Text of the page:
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Storage utilization is a new battle

I was recently asked, “do you have any visibility of the storge utilization you provide your virtual machines?” I stopped, thought about it and said “no”. However, in my situation, this is not yet a problem.

A pitfall for most enterprise server virtualization strategies is in a reservation for storage, regardless of what the virtual machine has written on the virtualized filesystem to the defined maximums. For example, if I have a base installation of a Windows Server 2003 system, the footprint as I do my server builds will be around 5 GB. My standard build allocation is 32 GB. This makes this system only 15.6% utilized from inception. This rule of thumb applies to most servers, and a standard build has 32 GB as an accepted footprint per system.

Excluding backend storage virtualization and de-duplication strategies, what about systems that have a storage footprint larger than 32 GB? Well, luckily we’ve been down this path before:

The storage is the storage, virtual or physical.

Managing the percentage of utilization for shared storage should be a task of continuing diligence. I don’t (yet) have a large number of virtual servers with a footprint above the standard build, these systems face the same battles we have had for years with general purpose servers.  As an example, take a main file and print server that is 2 TB on a general purpose server: It will be about 2 TB on a virtual server as well from the storage perspective. For large storage footprints using iSCSI or storage-area network (SAN) technologies, the difference in configuration is minimal.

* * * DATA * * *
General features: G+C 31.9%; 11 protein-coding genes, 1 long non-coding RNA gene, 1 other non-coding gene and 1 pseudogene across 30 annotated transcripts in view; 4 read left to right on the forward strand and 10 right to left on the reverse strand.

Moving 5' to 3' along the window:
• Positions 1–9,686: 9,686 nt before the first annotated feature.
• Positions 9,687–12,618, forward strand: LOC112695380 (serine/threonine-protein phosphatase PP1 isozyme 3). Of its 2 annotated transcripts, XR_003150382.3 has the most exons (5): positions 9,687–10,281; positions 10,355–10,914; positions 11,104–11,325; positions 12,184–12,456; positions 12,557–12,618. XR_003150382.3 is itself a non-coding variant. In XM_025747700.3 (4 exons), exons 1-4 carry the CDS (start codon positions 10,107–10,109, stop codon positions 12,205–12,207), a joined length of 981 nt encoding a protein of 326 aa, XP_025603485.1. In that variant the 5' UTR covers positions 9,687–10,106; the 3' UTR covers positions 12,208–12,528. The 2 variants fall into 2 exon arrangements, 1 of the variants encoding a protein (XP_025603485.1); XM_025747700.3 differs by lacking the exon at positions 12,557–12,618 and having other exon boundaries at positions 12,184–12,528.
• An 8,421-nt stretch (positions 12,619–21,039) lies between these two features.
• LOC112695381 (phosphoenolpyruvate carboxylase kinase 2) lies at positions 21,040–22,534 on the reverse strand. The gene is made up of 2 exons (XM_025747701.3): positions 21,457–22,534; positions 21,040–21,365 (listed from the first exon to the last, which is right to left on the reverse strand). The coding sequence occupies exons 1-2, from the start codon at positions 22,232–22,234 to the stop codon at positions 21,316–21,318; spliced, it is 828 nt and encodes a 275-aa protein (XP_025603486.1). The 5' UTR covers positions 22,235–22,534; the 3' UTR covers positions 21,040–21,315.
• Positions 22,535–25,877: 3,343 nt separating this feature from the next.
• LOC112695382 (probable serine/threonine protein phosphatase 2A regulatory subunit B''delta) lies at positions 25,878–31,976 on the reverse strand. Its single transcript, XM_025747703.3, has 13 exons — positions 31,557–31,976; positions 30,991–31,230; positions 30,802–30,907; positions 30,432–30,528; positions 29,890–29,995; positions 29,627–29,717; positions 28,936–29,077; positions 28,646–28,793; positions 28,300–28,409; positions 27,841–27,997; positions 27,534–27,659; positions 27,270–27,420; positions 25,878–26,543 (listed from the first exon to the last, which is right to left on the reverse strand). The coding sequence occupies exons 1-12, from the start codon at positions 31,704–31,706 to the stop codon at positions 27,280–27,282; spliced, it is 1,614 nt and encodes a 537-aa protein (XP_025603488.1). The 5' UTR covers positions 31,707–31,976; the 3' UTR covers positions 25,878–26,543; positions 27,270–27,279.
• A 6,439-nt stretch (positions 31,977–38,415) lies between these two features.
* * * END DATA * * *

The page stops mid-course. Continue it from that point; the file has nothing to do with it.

However, how do we address the first question about under-utilized storage footprints for the virtualized systems? Is it best to look only at operating system metrics? That may be an adequate solution for each operating system, but the aggregation will be from different sources and outputs. What are you doing to address storage utilization when you are not using storage virtualization?

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Shared storage is a useful tool in maximizing space and providing backup for a system.